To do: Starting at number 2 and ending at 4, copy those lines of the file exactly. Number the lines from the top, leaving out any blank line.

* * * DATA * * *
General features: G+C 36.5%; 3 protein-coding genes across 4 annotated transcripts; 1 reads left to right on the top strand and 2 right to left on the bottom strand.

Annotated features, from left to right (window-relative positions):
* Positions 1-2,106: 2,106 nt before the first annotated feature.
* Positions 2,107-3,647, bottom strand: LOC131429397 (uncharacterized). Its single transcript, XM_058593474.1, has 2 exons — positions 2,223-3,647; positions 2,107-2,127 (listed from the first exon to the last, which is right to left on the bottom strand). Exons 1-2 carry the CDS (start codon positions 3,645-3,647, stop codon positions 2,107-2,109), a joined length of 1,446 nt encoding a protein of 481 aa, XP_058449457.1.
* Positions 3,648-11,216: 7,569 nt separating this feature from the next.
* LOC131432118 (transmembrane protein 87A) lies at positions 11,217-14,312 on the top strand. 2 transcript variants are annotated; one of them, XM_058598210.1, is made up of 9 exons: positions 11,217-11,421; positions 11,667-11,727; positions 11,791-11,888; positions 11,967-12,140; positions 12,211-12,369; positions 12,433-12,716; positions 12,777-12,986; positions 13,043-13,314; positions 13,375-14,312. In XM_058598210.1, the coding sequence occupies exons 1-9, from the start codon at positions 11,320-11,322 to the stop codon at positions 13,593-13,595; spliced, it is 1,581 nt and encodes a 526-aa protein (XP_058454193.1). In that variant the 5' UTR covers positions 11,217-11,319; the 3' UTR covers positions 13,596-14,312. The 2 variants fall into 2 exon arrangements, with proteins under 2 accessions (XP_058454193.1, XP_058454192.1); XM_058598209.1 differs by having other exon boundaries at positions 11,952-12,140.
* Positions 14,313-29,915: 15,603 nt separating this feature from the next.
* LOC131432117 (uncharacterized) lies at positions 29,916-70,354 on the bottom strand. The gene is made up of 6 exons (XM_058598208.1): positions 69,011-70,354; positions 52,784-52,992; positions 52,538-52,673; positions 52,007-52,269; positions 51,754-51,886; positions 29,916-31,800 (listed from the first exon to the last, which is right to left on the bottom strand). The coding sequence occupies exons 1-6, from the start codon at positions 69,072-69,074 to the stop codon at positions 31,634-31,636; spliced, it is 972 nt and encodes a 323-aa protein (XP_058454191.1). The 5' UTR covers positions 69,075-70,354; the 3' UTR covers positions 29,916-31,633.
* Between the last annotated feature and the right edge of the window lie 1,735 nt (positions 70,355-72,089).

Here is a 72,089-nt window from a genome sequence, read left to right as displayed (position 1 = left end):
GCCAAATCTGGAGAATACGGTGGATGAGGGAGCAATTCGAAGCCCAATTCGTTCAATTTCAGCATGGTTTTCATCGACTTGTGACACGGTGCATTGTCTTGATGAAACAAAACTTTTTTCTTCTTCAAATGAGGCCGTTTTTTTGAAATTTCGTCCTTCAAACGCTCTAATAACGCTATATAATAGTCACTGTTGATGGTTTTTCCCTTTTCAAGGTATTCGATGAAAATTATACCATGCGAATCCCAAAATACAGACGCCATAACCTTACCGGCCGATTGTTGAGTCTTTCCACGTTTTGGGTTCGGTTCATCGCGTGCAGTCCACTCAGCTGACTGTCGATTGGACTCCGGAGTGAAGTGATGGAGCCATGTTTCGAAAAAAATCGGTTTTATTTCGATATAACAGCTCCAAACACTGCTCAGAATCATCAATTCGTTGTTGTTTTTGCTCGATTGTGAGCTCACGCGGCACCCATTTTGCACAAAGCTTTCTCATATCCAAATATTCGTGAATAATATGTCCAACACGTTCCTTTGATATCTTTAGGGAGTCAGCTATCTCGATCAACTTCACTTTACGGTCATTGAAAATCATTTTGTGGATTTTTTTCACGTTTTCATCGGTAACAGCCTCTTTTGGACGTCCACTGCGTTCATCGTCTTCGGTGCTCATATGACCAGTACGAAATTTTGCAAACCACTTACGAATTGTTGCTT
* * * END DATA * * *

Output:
Annotated features, from left to right (window-relative positions):
* Positions 1-2,106: 2,106 nt before the first annotated feature.
* Positions 2,107-3,647, bottom strand: LOC131429397 (uncharacterized). Its single transcript, XM_058593474.1, has 2 exons — positions 2,223-3,647; positions 2,107-2,127 (listed from the first exon to the last, which is right to left on the bottom strand). Exons 1-2 carry the CDS (start codon positions 3,645-3,647, stop codon positions 2,107-2,109), a joined length of 1,446 nt encoding a protein of 481 aa, XP_058449457.1.